We were now paddling in emerald green water - an indication of some depth over a sandy seabed.  The sandstone stacks rose up in front of us, intricate and challenging.




When we came to shallower water the sea colour changed again - bright turquoise alternating with a deep green where patches of laminaria weed grow from the seabed......




...while behind us the emerald green was stunning - flashes of light darting across the seabed as the bright sunshine was refracted off the ripples on the surface.




As if this couldn't get any better, the colour of the water intensified close to the stacks, which added their own warm red shade to provide contrast.



Against an intensely blue summer sky, the contrast of the sandstone's red was startling.




 Suddenly, we were past the stacks and the height of the land fell quickly to Rubh Reidh (the smooth headland).  Rubh Reidh is named for the appearance of the sloping slabs.  These are of a different type of sandstone, termed autoclastic (made of itself) and are understood to have been sediments broken and tilted 30 degrees to the northwest, possibly by earthquakes.


Across the headland, Rubh Reidh lighthouse stands tall and distinct, visible from many miles up and down this northern coast.  Built by David Alan Stevenson between 1908 and 1912, the tower stands 25 metres tall (37 metres above the sea) and shows four white flashes every fifteen seconds.  I've travelled this coast in large vessels and the intricate chain of lights is perfect, each distinct and in just the right place - one of the great engineering and navigational feats.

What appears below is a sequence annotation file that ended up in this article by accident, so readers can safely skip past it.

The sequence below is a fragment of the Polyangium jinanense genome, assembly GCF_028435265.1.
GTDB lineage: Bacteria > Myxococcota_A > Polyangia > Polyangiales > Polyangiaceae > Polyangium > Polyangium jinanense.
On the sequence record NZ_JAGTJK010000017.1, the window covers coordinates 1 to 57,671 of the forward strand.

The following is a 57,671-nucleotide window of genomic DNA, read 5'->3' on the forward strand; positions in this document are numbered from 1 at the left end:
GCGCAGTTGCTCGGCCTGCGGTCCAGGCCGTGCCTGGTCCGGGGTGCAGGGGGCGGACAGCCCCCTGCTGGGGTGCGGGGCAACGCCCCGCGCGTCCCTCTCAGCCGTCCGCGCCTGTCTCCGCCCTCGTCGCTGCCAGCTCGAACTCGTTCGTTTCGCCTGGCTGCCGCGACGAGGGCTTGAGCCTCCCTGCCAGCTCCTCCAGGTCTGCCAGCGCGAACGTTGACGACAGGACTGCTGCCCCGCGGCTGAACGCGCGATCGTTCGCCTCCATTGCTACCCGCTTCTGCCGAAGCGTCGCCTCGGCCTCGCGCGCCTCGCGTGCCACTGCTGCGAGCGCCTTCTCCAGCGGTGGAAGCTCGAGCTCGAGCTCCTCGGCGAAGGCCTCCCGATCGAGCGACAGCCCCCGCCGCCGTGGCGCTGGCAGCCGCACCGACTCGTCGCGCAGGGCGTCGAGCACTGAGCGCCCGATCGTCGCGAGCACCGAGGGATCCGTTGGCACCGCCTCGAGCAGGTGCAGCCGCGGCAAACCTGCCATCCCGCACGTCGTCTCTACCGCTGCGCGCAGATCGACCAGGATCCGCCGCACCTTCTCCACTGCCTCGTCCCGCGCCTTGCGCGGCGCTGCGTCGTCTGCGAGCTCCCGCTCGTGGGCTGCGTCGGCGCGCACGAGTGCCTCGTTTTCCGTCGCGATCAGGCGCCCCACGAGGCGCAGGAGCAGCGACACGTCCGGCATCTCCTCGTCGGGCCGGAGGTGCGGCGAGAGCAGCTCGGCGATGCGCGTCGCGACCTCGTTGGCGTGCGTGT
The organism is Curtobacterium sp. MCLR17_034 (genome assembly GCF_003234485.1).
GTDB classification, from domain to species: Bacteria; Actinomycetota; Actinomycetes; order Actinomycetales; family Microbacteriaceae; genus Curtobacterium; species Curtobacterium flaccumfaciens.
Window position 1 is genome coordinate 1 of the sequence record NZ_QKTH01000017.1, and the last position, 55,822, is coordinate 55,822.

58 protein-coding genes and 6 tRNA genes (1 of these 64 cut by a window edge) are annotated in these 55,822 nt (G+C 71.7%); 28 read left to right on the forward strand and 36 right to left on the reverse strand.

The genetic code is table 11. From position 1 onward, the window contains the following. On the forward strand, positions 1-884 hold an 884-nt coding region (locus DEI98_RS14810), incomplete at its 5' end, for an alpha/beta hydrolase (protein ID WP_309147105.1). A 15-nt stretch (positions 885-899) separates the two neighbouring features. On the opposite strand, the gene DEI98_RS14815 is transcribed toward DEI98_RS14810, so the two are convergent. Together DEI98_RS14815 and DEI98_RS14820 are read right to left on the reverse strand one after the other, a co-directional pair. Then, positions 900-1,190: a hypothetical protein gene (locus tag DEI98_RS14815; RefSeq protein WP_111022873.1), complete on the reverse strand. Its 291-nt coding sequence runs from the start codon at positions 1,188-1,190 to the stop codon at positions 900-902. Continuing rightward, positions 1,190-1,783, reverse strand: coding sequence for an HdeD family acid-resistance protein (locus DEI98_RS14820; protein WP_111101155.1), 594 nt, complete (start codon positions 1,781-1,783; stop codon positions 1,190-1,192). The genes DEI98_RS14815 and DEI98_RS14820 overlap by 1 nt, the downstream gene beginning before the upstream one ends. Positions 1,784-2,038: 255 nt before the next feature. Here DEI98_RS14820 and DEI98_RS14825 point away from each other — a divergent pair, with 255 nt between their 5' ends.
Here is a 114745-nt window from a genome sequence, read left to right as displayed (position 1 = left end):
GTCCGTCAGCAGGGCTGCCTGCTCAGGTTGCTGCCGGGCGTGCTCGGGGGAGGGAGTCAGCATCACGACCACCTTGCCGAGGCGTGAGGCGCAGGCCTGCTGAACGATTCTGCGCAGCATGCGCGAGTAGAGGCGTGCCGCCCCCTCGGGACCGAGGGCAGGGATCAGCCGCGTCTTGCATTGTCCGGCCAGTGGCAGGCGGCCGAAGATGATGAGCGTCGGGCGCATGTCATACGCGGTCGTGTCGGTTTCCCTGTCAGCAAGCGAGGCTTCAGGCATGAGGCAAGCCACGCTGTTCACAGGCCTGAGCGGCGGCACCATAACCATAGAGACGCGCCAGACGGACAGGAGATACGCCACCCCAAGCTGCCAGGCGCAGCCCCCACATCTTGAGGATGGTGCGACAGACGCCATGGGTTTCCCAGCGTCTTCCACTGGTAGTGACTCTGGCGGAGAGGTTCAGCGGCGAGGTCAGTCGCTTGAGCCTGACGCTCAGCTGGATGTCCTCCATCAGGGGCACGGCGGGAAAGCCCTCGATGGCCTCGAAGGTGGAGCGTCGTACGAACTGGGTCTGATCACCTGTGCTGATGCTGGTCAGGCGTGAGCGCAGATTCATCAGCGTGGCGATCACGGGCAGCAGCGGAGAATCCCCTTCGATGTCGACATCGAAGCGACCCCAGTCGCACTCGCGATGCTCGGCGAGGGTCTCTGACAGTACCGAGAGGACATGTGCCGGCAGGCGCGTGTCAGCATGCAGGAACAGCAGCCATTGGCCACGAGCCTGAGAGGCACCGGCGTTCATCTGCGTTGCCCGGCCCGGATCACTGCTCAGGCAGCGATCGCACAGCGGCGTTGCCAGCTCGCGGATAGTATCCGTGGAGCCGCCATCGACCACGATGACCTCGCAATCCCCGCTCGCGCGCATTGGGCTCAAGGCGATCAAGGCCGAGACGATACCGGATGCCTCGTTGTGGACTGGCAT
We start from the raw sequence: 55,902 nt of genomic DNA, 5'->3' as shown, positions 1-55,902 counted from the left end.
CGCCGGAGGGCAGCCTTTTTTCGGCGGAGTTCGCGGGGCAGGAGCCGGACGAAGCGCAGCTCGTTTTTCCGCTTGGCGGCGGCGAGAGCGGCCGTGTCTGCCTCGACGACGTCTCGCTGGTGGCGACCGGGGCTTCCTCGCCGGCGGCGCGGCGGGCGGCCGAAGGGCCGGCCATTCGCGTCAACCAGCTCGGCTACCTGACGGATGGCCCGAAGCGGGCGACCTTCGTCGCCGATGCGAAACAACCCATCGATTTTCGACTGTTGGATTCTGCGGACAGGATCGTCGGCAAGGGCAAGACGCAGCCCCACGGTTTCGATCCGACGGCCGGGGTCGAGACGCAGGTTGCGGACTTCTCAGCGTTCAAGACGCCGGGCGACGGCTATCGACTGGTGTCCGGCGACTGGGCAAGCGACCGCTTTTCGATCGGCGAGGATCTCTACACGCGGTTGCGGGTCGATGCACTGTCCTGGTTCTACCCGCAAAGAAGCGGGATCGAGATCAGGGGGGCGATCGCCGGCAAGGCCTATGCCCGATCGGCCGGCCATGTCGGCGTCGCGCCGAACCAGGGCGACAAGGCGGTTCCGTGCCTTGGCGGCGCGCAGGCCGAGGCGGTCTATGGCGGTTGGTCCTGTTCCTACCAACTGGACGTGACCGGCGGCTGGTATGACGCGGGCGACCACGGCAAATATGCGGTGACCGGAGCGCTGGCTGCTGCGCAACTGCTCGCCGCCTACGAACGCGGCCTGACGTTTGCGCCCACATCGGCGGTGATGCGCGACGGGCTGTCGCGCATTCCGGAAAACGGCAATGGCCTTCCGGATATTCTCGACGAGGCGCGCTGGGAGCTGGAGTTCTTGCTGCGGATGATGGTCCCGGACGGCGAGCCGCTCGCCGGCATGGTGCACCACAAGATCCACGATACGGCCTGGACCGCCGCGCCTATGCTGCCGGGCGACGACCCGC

To be here, at the Smooth Headland, in smooth conditions was a real treat.  I've walked to the light and tried three previous times by sea kayak to turn this point; each time conditions were too big for me.  the tide sweeps around at 3 knots, it's absolutely exposed and despite it's lack of height is described in yachtsman's pilot books and the sea kayak guide to the north west as "the most dramatic and challenging of the Wester Ross headlands".  We felt pretty lucky!

Tuesday, 25 August 2020

Under the Eagle's gaze at Camas Mor

Continuing from Rubha nan Sasan we left Loch Ewe and began to head west towards Rubha Reidh.  A couple of low-lying skerries came into view and we just managed to squeeze between them and the mainland at quite a low tidal state.